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A Little Fun with Assembly

miniharryc profile image Harold Combs ・2 min read

Originally published on my blog in 2014

I still remember an interview I had around February 2001, in which an embedded firmware engineer talked about how his team wrote code:

We write stuff in Assembler, because we're too lazy to write stuff in C.

Wait...what? I thought the whole purpose of C was to have portable Assembly, so you could control the bare metal correctly? I did get an inkling if you were that good, assembly could be seductive in your ability to do whatever you want.

This came to mind again when a former colleague of mine posed a similar question on Facebook the other night:

Pop quiz: When you run this, what prints out?

Basically, the above is a quiz to determine if you understand loops, expressions -versus- statements, and the pre-decrement operator (--). Pre-decrement specifies that the lvalue of the expression is the current value minus one and the post-state of that variable is assigned that decremented value. Post-decrement has the same result (decrementing the value), but the lvalue of the expression is the PREVIOUS value.

As is my wont, I got the above wrong, but that's not the point. :-D

To check my answer, I sucked it into quick c program using vim:
Compiling that program and using mac's otool to dump the assembly gives you this:

Unoptimized version

Some things to note in the above:

  • The compiler has done a faithful job of translating exactly the program (as-is) to assembler:
  • We load the variables in lines 9 and 10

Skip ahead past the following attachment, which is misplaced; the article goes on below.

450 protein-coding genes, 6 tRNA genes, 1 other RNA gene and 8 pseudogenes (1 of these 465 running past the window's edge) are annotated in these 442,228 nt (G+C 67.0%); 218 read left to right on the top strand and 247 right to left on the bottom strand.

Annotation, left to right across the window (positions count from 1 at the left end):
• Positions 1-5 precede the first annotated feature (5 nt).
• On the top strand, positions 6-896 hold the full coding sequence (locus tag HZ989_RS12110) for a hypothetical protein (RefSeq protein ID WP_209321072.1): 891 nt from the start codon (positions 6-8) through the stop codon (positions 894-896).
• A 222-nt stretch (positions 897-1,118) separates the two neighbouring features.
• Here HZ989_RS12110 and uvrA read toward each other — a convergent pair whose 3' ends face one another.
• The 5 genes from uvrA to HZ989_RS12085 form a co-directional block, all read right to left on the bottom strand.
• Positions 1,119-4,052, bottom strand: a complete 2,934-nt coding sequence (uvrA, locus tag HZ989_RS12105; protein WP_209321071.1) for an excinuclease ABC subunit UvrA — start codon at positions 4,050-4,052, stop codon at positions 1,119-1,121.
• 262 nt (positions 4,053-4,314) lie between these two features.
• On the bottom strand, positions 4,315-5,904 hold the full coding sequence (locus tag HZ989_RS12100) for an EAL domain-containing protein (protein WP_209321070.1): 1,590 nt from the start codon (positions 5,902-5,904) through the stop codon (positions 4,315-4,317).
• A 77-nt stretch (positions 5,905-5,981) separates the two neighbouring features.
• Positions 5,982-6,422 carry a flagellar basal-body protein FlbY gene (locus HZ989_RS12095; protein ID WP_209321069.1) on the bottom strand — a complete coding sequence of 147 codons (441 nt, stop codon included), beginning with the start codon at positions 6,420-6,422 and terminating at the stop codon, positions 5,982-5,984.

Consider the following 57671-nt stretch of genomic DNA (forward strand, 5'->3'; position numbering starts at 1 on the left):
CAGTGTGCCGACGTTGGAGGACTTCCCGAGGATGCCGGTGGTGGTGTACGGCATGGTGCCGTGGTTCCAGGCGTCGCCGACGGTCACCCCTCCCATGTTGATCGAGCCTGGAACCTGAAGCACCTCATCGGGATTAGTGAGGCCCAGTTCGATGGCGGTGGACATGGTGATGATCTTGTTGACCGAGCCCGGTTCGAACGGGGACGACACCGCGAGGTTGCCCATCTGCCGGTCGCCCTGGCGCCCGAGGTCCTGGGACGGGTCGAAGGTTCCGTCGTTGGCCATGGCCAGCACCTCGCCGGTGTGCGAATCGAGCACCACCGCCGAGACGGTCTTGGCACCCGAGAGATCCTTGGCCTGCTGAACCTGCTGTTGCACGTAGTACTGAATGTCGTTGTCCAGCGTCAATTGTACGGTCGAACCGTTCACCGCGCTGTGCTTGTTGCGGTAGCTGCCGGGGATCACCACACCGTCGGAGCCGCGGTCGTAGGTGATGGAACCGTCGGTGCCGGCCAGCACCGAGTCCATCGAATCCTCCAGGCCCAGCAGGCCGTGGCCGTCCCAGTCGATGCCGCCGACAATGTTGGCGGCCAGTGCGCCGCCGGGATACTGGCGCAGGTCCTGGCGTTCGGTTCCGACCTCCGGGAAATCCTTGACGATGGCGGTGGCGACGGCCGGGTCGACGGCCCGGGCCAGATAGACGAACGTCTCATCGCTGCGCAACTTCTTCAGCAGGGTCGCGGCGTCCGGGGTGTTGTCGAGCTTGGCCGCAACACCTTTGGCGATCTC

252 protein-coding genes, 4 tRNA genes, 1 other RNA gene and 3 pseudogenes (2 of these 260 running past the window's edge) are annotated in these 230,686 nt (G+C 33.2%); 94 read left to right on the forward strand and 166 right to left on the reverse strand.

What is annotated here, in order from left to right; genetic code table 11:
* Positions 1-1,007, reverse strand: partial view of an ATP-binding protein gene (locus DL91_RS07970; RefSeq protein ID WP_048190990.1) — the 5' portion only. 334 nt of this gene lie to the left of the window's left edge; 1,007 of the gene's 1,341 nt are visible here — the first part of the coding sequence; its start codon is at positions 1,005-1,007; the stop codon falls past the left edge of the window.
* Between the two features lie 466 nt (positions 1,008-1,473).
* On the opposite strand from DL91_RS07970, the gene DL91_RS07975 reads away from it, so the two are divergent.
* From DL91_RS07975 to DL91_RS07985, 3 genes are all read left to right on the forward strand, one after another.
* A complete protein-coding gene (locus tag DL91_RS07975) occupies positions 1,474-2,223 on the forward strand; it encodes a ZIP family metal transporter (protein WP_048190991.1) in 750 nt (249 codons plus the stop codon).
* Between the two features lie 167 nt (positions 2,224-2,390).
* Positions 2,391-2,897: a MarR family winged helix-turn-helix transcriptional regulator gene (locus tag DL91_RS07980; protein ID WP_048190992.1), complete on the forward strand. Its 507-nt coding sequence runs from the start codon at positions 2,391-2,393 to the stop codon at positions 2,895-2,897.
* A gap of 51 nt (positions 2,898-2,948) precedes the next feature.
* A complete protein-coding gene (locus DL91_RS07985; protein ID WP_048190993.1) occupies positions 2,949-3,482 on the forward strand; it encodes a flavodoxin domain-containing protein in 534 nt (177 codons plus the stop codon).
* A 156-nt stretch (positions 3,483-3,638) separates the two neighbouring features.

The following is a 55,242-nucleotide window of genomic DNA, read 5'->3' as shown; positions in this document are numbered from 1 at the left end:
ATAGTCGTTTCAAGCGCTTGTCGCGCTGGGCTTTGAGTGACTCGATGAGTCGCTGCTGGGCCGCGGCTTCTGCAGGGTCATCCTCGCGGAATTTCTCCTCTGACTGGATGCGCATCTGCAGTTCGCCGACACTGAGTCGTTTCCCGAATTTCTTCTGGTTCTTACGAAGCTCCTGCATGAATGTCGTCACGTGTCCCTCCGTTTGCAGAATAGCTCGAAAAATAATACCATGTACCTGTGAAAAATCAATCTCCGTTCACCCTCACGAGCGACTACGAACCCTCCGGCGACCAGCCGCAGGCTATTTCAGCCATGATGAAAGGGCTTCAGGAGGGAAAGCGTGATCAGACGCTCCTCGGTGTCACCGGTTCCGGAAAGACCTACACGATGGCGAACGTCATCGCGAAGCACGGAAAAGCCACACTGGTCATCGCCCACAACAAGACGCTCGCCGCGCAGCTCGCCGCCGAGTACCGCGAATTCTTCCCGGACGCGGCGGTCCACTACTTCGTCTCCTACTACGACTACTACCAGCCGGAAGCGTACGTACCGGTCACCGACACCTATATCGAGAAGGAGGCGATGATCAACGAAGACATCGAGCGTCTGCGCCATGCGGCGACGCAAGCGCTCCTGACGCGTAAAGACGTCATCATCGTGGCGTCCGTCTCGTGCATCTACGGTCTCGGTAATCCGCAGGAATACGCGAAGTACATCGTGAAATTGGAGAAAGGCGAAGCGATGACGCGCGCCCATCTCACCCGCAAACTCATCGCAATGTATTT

• We have the first loop in lines 11-22
  • The second loop (despite being a no-op) still exists, in lines 24-29

Compiler-optimized version

Things get slightly more interesting when you pass the -O (optimize) flag

Some things to note:

  • This looks nothing like the C code. There are no loops (or indeed, branch instructions) at all.
  • The compiler determined the second loop to be a no-op, and compiled it away completely.
  • Our stack variables are gone. The compiler is using x64 CPU registers exclusively.
  • The compiler has analyzed the loop and unrolled it into discrete calls to callq for the printf function.

Lastly: The answer to the quiz is in the assembly if you look hard enough:

5 9
5 8
5 7
5 6
5 5
5 4
5 3
5 2
5 1

Pretty cool....I never get to look at assembly in my day-job, so getting this close to the CPU was a neat

Posted on by:

miniharryc profile

Harold Combs

@miniharryc

Worked for a big company for 17 years, now another bigger company. Done development, support, architecture, front-end, back-end, Agile roll-outs.

Discussion

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AMD has a great guide on writing optimized C/C++ code.
Personally I think of C as kinda psuedocodes for assembly, I can
write stuff out without having to think as much, and it allows me
to mess around without having to write as much code

 

The compiler also does this to sum(1,...n) as n + n(n-1)/2. Pretty intelligent compiler devs.